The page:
First, let me say, that this is NOT a tutorial. I will leave the easy slipcover tutorials to those who actually like to sew. I do have a few tips to give you, but I won’t be telling you how to slipcover. For quite a while, I've intended to slipcover my love seat and chair (living room). After this small project, I am re-thinking that decision.
Thrift Store Chair gets an Easy Slipcover Makeover
I’m sure you remember this oh-so-adorable chair. I got it at a thrift store months ago for a mere $7.50. Yeah, I know, $2.50 over my $5.00 limit.
Easy Slipcover | Drop Cloth Material
I used a drop cloth that I’ve been using for awhile on the over sized chair in my living room. It has been washed many times, it is nice and soft and broken in.
A tip I remember from Miss Mustard Seed is that drop cloths rip in a straight line. I took advantage of that by ripping the large piece into a more manageable size.
First, I made the cut to split the corner open and pinned it.
Then, I sewed the sides that fit around the front legs and back legs.
Add a Ruffle
I have done cording/piping once before on some pillows I made for my daughter Jamie. This (in my opinion) was much more difficult.
On the first side of the easy slipcover, I somehow got the seat material caught up in the ruffle and had to rip it out. I was much more careful on the second side and the front.
Use Original Hem of Drop Cloth Material
Another tip I got from Miss Mustard Seed was to take advantage of the pre-hemmed pieces. I did that on the ruffle all the way around.
How To Outline Back of Chair
This could get confusing if you don’t pay attention. Because the chair (back) didn’t lay flat on the floor, I raised it up on a board. I laid down some brown craft paper and drew the outline.
I was just going to sort of “wing” it and cut it larger to allow for the thickness of the back and the seam allowance. Then I came up with this bright idea . . . I put a bottle of hand sanitizer in between the chair and the pen. It rolled smoothly along the back, and kept the pen away from the edge.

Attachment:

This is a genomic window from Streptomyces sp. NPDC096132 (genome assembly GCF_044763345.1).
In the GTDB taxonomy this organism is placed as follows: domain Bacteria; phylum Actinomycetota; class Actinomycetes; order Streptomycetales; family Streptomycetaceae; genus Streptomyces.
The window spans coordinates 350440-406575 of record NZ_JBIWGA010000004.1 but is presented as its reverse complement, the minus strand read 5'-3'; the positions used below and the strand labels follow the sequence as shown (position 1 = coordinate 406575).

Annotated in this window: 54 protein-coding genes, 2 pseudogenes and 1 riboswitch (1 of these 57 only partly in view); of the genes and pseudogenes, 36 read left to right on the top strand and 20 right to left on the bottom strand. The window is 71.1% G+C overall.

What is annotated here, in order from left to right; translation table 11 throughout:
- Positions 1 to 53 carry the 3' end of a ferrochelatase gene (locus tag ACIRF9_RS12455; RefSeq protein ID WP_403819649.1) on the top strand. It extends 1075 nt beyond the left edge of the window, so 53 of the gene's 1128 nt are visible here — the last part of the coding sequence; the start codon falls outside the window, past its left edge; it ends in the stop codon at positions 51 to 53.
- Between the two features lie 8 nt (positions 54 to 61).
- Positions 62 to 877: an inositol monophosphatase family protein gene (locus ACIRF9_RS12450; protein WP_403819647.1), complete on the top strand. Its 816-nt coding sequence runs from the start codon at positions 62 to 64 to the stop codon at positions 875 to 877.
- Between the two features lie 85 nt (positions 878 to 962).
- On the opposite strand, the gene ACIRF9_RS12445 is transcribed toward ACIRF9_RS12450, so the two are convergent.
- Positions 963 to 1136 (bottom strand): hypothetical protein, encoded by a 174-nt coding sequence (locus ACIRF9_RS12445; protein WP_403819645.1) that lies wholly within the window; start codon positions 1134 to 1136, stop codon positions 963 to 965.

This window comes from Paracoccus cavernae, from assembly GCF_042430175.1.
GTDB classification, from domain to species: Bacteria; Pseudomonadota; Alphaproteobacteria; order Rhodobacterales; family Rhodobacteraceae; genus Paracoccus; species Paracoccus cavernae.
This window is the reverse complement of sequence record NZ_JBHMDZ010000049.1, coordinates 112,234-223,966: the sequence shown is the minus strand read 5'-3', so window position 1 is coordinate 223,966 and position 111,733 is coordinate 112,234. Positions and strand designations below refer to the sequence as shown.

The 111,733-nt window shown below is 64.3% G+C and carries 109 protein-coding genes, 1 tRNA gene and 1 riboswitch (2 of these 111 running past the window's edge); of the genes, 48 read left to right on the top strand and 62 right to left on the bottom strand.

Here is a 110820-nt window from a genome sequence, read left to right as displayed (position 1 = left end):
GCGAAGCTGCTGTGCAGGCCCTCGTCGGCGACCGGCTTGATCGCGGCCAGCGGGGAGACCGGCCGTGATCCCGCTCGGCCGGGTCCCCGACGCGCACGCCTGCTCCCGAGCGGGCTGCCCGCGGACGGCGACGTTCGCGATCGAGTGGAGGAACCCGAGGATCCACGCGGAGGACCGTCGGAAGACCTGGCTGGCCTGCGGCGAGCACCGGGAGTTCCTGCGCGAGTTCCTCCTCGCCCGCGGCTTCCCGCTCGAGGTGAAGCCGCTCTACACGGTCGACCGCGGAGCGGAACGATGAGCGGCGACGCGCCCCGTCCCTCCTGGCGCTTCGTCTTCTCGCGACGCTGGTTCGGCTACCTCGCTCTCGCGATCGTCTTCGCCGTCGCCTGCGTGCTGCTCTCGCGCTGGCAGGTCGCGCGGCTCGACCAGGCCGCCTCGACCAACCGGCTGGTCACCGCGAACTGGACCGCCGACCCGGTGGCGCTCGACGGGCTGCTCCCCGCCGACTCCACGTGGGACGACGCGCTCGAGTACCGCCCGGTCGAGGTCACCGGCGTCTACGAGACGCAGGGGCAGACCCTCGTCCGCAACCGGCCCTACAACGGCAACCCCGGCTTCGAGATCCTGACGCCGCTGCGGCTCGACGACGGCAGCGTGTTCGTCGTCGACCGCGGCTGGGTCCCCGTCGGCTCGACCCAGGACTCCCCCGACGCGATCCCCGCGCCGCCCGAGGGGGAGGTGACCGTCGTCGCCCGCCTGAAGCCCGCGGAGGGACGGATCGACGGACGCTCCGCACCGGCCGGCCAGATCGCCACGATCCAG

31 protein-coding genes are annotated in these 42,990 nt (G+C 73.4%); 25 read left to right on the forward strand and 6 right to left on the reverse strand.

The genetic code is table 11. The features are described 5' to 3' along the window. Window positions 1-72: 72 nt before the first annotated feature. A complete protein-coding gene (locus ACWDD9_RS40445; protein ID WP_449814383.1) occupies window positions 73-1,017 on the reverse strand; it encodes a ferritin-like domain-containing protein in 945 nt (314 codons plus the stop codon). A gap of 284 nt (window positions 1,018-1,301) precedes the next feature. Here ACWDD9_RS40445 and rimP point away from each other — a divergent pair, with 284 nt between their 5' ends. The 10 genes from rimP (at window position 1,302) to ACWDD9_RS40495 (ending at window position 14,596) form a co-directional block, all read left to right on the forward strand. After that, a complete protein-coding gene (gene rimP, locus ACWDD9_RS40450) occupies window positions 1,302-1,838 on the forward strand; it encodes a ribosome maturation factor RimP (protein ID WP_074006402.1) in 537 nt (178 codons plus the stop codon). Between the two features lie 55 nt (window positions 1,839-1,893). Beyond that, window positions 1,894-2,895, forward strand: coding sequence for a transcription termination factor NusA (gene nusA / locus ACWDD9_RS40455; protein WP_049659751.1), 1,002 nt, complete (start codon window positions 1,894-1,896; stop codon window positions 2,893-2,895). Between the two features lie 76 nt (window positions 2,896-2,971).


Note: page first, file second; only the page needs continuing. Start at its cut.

Although this is not a good picture, you can see how much room the bottle allowed.
Stitch Drop Cloth Seat Back
I cut out the back. This is where I wish I had known what I was doing. I could have really used some advice from someone who had done this before. Maybe you can learn from my mistakes.
I machine stitched the top of the easy slipcover. However due to the arms being attached (oh duhhh blonde moment! I could have removed the arms! oh well, that JUST now occurred to me!)
Anyhow, I realized that in order for it to be removable and washable, that I needed a MUCH larger seam allowance to allow for velcro or some other magic solution. I did not have enough seam allowance, so I ended up cutting it very carefully and then whip stitching it semi-permanent in place. I can remove it to wash it, but then I would have to sew her back in her top.
Trim Away Excess Fabric on Easy Slipcover
This is how it looked after I cut it, but before I stitched her in.
Use Fray Check for Raveling Issues
My next piece of advice, Fray Check! What a lifesaver! This drop cloth material frays like crazy. This little bottle made me smile! It worked like a charm. I had bought it months ago when I bought some burlap.
Here she is in her new home. I am torn about pictures, I know REAL bloggers don’t use a flash.But, I do not have extra lighting. Well, I sort of do have a spot light, but it’s a pain in the rear to use. When I don’t use the flash (on my point and shoot) the pictures look bad.
Close up, but don’t be too critical of my sewing!
With the flash. Let me tell ya, I was thisssss close to painting this little beaut! I had the kilz open and the paint brush in my hand and decided not to paint her. She has a lot of natural character. I’m not saying I will never paint her, but for now, she’s going au natural.
UPDATE: 10 years later and this chair is still in my bedroom. I never painted it. I did paint the coffee table bench though.
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